What we desire–that which drives us–is intricately woven within a tapestry, threaded by our interpretation of our parents’ desire for (or of) us.

I will use my personal desire for a continuously growing audience and steady stream of viral TikTok videos as an example.

I am telling myself I desire a particular outcome on TikTok–views, follows, and consistent overall growth, but when my videos were incurring their height of virility, my compulsive checking, too, was at its height. One viral video wasn’t enough. Two viral videos weren’t enough. Nor 3, nor 4. 16,000 followers weren’t enough. 20,000 followers weren’t enough. 30,000 followers, still, are not enough.

Find me on TikTok

There is something hidden to me beneath my obsessions with my performance statistics–beneath my compulsive checking. How is this behavior related to my interpretation of my folks’ demand for my life?

When I was a teen, my parents wanted me working. They didn’t simply want me at work to pay for my own expenses, although that was part of it. They wanted me working at a job that kept me away from the house and slowly dying on the inside for many many hours a week–even when I did not need the extent of the funds such a job afforded me. My interpretation is that both my parents came from working class families. Both my parents slaved away at jobs they hated. Thus, the same was expected of me.

One semester I secured a job as a tutor making a significant hourly rate. This meant I did not need to work as frequently. My mom despised me for it. She constantly berated me to my father because I wasn’t working, in spite of the fact that she didn’t have to provide any financial support to me.

This translates to my current feelings of invalidation because of the fact that I do not work a traditional job. (Hell, I technically don’t work a job at all because I get paid next to nothing to do all the creative/analytical shit that I do).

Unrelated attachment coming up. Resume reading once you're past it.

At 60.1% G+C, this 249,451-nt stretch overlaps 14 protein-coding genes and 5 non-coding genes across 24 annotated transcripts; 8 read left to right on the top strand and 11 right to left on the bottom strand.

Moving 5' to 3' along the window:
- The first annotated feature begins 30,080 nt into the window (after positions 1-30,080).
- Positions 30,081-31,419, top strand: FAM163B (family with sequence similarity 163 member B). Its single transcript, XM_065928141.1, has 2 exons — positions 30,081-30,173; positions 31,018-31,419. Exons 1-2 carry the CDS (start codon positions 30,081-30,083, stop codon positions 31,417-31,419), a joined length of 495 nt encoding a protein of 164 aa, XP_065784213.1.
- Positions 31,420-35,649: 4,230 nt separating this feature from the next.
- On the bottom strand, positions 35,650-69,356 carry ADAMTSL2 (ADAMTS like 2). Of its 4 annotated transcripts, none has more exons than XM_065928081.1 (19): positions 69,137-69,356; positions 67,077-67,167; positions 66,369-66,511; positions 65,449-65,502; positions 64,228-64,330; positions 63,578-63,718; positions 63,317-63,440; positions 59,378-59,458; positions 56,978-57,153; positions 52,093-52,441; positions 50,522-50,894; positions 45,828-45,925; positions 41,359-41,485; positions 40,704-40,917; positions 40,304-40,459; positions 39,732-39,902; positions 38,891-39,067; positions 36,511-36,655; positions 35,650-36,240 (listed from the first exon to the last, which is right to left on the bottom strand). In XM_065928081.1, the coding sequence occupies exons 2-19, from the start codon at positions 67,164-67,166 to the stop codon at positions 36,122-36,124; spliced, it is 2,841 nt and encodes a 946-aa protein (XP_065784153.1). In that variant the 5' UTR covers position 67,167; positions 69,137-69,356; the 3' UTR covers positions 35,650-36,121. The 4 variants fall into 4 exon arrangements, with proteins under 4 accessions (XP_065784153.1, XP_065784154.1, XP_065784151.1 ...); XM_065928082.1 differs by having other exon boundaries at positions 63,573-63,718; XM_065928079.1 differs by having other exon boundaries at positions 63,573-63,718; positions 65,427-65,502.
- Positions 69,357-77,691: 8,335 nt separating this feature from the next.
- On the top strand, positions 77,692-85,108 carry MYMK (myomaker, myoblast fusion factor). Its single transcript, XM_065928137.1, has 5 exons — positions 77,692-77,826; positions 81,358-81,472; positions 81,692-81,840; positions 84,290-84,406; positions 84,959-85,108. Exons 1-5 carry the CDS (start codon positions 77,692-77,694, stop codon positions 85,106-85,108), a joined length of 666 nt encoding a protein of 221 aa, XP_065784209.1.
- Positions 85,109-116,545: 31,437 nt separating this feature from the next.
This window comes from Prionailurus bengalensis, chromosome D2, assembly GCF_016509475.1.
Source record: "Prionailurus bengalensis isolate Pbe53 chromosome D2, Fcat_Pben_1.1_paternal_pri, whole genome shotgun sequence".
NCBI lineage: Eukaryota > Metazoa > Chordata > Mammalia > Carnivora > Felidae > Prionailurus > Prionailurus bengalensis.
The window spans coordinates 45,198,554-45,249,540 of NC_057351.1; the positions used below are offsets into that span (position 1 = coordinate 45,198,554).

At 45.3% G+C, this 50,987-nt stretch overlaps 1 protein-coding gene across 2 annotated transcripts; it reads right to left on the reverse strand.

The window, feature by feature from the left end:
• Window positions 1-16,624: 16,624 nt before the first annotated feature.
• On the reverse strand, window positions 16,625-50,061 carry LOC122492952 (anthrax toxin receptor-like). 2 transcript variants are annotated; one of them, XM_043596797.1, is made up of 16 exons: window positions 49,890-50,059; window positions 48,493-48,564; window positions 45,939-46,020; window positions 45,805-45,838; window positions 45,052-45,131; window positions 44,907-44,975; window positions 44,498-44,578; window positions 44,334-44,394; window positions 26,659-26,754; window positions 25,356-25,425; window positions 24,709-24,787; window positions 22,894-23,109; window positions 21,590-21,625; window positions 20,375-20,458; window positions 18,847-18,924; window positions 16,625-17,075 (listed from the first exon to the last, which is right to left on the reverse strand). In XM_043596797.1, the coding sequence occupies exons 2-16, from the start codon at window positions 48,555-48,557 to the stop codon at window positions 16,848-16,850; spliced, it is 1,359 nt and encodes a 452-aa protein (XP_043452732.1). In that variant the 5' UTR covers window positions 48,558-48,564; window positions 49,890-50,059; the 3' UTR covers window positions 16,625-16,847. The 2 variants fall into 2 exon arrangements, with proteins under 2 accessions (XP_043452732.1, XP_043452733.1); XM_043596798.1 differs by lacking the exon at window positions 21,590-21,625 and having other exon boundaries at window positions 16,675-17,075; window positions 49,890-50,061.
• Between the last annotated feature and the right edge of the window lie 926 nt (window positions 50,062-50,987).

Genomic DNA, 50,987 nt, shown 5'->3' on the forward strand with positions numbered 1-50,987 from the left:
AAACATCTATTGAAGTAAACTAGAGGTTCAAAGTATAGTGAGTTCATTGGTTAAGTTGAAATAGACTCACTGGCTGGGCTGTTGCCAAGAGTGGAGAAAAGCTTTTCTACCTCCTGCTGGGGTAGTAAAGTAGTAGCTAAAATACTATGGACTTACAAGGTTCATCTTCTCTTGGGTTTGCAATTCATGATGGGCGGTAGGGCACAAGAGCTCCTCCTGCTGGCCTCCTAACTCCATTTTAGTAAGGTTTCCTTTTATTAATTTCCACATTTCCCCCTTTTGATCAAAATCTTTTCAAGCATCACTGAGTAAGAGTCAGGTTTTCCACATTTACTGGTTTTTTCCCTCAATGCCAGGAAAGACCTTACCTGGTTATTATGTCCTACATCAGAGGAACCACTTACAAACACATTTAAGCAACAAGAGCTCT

To be fair, I do manage a Patreon account, and I actually make about $20 a month, and I am ever grateful to the 5 individuals that see my work as worthy of contribution.

Nevertheless, I feel invalid, still. Thus, I look for ways to justify and validate all the hours I spend on my blog and video and creative writing content. I tell myself the stats will compensate for the lack of financial recompense. (Thank you capitalism!)

Defiantly, I determine to prove to the Other (which, who am I kidding? is Myself!) that it isn’t necessary for me to work a dead end job that I hate because the numbers–the statistics–prove my worth as a creator. I also tell myself that since I will never be able to do the sort of work demanded of me (via my interpretation of my parents’ desire) because I am neurodiverse, if I can amass the numbers, this will compensate for my failure to meet the demand.

If I cannot meet the fundamental demand, then I must create a new demand I can meet. Then, when I meet it, I will feel satisfied. (Not!)

This, in Lacanian psychoanalysis, is referred to as the fundamental fantasy because it is the basis for drive. I am compelled to destructive behavior–self sabotage–because I believe this lie that I can somehow meet the demand (I inferred) of my parents in order to satisfy their desires.

This is an illusion because desire has no object. No matter what I do in life, I will never satisfy my parents because by nature, we humans are insatiable.

Desire has no object.

Desire is but drive.

About Author

Standing ground for desire through self-study of philosophy and psychoanalysis, self-reflection, and creative sublimation through the work of literary fiction.

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